Steady Traffic Marks Showroom, Other Meridien Events
NEW YORK -- While the Fashion Coterie at The Plaza is the flagship for the trade shows being held here through today, steady streams of buyers have also been moving through the Le Parker Meridien hotel where three events end their three-day stands...
NEW YORK -- While the Fashion Coterie at The Plaza is the flagship for the trade shows being held here through today, steady streams of buyers have also been moving through the Le Parker Meridien hotel where three events end their three-day stands today.
The largest show at the Meridien by far is the Showroom, spread over five floors with 80 suites holding about 250 lines, and with contemporary looks the main element. Several retailers noted they were looking in particular for touches of color to mix in with the neutrals and naturals that seem to dominate current fall lines.
"Naturals are going to become less important, but they'll be used as a base for some new colors," such as blue and terra-cotta tones, which will get into deeper tones for fall, said Ellen G. Berlin, owner of Berlin's, Charleston, S.C.
However, in seeking fill-ins for summer, Berlin noted white was significant.
"White dresses are really important where I live," she said.
Gayla Graham, owner of Gayla's, Mobile, Ala., said she was walking Showroom and the Coterie to preview fall and pick up immediate goods.
"I'm really looking for color, because the naturals have been in for so long," she said. "A little brighter for spring, and then for fall more jewel tones."
Graham said she mostly looks for items at Showroom to add to her store's basic sportswear. With a healthy Christmas business behind her, Graham said her open-to-buy would be up slightly.
Sari Asher, owner of Le Grand Trunk, Chicago, Ill., said she was looking for "summer to buy and fall to preview."
"I wouldn't mind seeing some color for summer," she said, adding that it would have to be muted tones rather than brights. While her holiday season was strong, Asher noted that since then her business has been down because of harsh weather.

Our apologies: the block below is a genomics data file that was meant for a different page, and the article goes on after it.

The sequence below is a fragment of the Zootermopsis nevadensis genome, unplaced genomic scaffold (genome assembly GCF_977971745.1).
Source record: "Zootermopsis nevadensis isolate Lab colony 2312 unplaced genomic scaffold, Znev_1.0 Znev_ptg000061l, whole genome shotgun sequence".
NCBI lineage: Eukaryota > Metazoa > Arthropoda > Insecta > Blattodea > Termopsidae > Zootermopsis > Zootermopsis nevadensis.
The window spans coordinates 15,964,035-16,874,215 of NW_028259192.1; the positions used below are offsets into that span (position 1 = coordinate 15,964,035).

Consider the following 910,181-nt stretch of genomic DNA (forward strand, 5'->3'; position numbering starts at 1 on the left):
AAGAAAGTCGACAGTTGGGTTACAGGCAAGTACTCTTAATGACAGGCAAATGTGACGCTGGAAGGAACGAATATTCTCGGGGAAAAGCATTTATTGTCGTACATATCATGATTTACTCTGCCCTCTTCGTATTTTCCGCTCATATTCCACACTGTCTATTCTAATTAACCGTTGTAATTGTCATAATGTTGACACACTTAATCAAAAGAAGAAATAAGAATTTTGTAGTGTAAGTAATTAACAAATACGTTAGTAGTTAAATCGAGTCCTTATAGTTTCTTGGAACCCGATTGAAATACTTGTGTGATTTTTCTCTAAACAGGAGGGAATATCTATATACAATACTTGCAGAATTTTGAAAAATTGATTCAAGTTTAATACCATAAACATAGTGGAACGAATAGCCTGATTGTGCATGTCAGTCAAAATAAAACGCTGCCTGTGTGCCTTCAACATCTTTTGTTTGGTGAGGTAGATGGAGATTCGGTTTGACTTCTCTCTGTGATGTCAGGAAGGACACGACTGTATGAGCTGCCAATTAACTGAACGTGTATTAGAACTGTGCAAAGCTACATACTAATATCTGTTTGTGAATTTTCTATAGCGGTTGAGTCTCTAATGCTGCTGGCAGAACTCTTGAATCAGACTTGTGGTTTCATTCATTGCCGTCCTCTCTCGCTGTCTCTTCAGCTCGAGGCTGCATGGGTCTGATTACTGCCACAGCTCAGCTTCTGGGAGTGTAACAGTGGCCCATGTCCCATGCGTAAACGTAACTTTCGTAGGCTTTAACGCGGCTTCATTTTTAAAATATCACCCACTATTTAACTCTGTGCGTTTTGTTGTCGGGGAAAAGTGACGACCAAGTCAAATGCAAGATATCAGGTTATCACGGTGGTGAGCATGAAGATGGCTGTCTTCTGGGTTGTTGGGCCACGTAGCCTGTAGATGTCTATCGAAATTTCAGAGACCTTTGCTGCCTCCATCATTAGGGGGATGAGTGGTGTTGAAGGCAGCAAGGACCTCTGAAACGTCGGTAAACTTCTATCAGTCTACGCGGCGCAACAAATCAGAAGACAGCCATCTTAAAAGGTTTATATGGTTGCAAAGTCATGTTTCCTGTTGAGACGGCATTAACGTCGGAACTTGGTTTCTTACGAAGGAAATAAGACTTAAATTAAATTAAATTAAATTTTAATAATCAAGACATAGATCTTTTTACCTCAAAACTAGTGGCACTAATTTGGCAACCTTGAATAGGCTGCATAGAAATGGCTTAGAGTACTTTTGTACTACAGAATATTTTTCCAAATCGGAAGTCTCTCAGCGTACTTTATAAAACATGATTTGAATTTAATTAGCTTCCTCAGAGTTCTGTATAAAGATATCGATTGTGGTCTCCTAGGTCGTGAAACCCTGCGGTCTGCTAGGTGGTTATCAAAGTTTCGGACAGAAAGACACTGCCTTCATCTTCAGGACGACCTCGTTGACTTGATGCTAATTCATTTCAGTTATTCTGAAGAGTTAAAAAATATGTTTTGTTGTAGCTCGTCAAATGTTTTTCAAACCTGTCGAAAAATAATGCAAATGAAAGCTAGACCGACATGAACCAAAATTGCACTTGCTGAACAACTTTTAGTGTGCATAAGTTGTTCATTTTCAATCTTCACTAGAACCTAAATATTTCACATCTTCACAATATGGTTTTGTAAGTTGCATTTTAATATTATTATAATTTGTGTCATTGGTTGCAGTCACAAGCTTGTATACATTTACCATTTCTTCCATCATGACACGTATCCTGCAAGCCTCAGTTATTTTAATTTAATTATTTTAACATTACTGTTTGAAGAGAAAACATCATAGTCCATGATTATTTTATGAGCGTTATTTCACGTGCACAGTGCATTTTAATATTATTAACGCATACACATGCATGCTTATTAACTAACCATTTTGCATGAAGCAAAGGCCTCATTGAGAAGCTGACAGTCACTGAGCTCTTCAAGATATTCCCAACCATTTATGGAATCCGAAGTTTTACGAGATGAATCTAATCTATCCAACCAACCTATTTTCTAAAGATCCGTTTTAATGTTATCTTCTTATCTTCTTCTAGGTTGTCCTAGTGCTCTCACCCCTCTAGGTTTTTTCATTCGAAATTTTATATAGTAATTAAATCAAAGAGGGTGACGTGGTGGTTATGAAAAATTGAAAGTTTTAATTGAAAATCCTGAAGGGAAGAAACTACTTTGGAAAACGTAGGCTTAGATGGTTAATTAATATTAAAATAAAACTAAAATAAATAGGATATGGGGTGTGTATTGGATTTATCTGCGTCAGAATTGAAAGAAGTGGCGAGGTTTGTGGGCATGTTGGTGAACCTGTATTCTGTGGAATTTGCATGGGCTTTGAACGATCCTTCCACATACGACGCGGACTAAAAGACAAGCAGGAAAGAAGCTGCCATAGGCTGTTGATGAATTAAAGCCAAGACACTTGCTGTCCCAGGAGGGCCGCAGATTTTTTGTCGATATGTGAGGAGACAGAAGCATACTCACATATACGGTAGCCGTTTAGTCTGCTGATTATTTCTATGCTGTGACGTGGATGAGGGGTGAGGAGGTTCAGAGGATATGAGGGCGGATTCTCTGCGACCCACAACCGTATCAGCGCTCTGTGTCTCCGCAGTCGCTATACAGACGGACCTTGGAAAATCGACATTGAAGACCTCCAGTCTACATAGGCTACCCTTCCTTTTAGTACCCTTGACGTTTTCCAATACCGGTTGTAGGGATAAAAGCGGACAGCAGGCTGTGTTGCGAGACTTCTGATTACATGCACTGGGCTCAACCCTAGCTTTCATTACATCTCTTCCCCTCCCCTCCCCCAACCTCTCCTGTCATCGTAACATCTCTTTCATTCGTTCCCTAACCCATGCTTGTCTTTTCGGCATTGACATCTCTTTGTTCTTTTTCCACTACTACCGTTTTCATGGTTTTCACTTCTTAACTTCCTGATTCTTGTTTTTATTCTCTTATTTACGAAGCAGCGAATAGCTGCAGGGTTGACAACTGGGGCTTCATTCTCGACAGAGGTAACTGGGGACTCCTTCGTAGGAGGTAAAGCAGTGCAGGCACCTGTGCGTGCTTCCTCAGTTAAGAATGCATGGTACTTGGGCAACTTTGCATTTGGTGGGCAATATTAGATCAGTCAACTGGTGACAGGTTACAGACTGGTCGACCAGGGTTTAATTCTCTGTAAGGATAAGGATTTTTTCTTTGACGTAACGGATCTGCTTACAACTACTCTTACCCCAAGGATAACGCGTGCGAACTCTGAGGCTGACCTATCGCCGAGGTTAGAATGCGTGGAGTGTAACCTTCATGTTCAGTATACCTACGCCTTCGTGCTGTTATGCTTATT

"But once we had a warm spell, business popped," she said. "Everyone had such cabin fever, they wanted to buy."
Michael and April Levandowski, owners of three Leroux shops on Martha's Vineyard, said they were shopping Showroom looking for a core sportswear line as well as fall goods for July delivery."We're looking for items and newness, and Showroom is always good for new resources," said April Levandowski.
Wendy Wolther, owner of Metromodes, which had eight lines at the show, said Sunday business had been a little off, but that Monday had started out strong. Buyers were responding particularly well to the striped knit separates from the Helios line, loose rayon dresses from Victoria Falls and casual knit separates from Lucie.
"People have said that their January business was down, but that recently business has been terrific," Wolther said.
The two other shows at the hotel -- Pacific Designers Collection and Creative British Knitwear -- spotlight more specialized collections. At Pacific Designers, offbeat and one-of-a-kind looks were featured by many of the 19 designers.
Items getting attention for fall selling included black wool circle coats with striped piping and ethnic jewelry made from glass and horn. Among the more unusual items were the handbags made from Fifties place mats, designed by Patricia Farber.
"I'm looking for fresh, new, exciting clothing, but at a good value. That's what the customer wants," said Joan Shepp, owner of the boutique carrying her name in Elkins Park, Pa.
"We're looking for washed colors and narrow silhouettes, but we definitely come here with an open mind," said Maureen Rader, a buyer at Portantina, a boutique here, who was buying long slender velvet dresses by designer Hanna Hartnell.
"There aren't throngs of people here, but people are really buying," said Anna McKenna, a San Francisco-based knitwear designer, who founded the nine-year-old show."And they're buying deep."
At Creative British Knitwear, some 28 designers showed their better-price merchandise. Both manufacturers and retailers noted that while the high cost of importing British knitwear was a deterrent to mass sales, the show was a good place to find unique merchandise.
"These sweaters are really expensive to bring in," said Esther Fishman, a buyer from the Chicago boutique Art Effect. "They have to be really special to justify a buy for that kind of money."
Fishman said, however, with an open-to-buy up 25 percent from last year, she was still in the market for sweaters, hats and "things that make our store special," she said. "I look for these individual picks wherever I can find them."Among the exhibitors, Keith Duckworth, who was showing the collection of his wife, Susan Duckworth, based in Surrey, said: "There's a lot of interest, but Susan's stuff becomes quite expensive."
For example, he noted, a basic handknit sweater would wholesale for $340.
Jessi Seaton, a partner at J&J Seaton, based in Goetre, Llanfynydd, Carmarthen, Wales, said she has been showing at British Knitwear for the past six seasons.
"We established this show because there wasn't an obvious place for us," she said.
"We felt we needed a select environment where we could see customers in a cost-effective way.
"Traffic has been good this show," she said. "We all have established customers that come by."
--JANET OZZARD, ANNE D'INNOCENZIO and STACY PERMAN
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